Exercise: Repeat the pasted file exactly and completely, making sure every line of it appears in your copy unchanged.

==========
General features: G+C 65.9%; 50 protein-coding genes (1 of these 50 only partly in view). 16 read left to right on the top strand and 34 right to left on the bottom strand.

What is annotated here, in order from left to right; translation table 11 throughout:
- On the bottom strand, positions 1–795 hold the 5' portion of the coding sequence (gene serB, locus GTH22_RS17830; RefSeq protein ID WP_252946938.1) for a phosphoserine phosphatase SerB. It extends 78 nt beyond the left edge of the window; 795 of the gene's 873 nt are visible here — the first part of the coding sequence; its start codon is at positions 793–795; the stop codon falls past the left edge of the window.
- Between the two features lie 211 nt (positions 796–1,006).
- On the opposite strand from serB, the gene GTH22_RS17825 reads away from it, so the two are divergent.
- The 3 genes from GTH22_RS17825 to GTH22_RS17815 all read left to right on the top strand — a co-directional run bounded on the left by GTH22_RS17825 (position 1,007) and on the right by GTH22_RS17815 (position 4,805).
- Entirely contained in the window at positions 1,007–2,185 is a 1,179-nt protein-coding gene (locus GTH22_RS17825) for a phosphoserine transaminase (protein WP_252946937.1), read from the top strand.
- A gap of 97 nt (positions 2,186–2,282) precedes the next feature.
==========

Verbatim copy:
General features: G+C 65.9%; 50 protein-coding genes (1 of these 50 only partly in view). 16 read left to right on the top strand and 34 right to left on the bottom strand.

What is annotated here, in order from left to right; translation table 11 throughout:
- On the bottom strand, positions 1–795 hold the 5' portion of the coding sequence (gene serB, locus GTH22_RS17830; RefSeq protein ID WP_252946938.1) for a phosphoserine phosphatase SerB. It extends 78 nt beyond the left edge of the window; 795 of the gene's 873 nt are visible here — the first part of the coding sequence; its start codon is at positions 793–795; the stop codon falls past the left edge of the window.
- Between the two features lie 211 nt (positions 796–1,006).
- On the opposite strand from serB, the gene GTH22_RS17825 reads away from it, so the two are divergent.
- The 3 genes from GTH22_RS17825 to GTH22_RS17815 all read left to right on the top strand — a co-directional run bounded on the left by GTH22_RS17825 (position 1,007) and on the right by GTH22_RS17815 (position 4,805).
- Entirely contained in the window at positions 1,007–2,185 is a 1,179-nt protein-coding gene (locus GTH22_RS17825) for a phosphoserine transaminase (protein WP_252946937.1), read from the top strand.
- A gap of 97 nt (positions 2,186–2,282) precedes the next feature.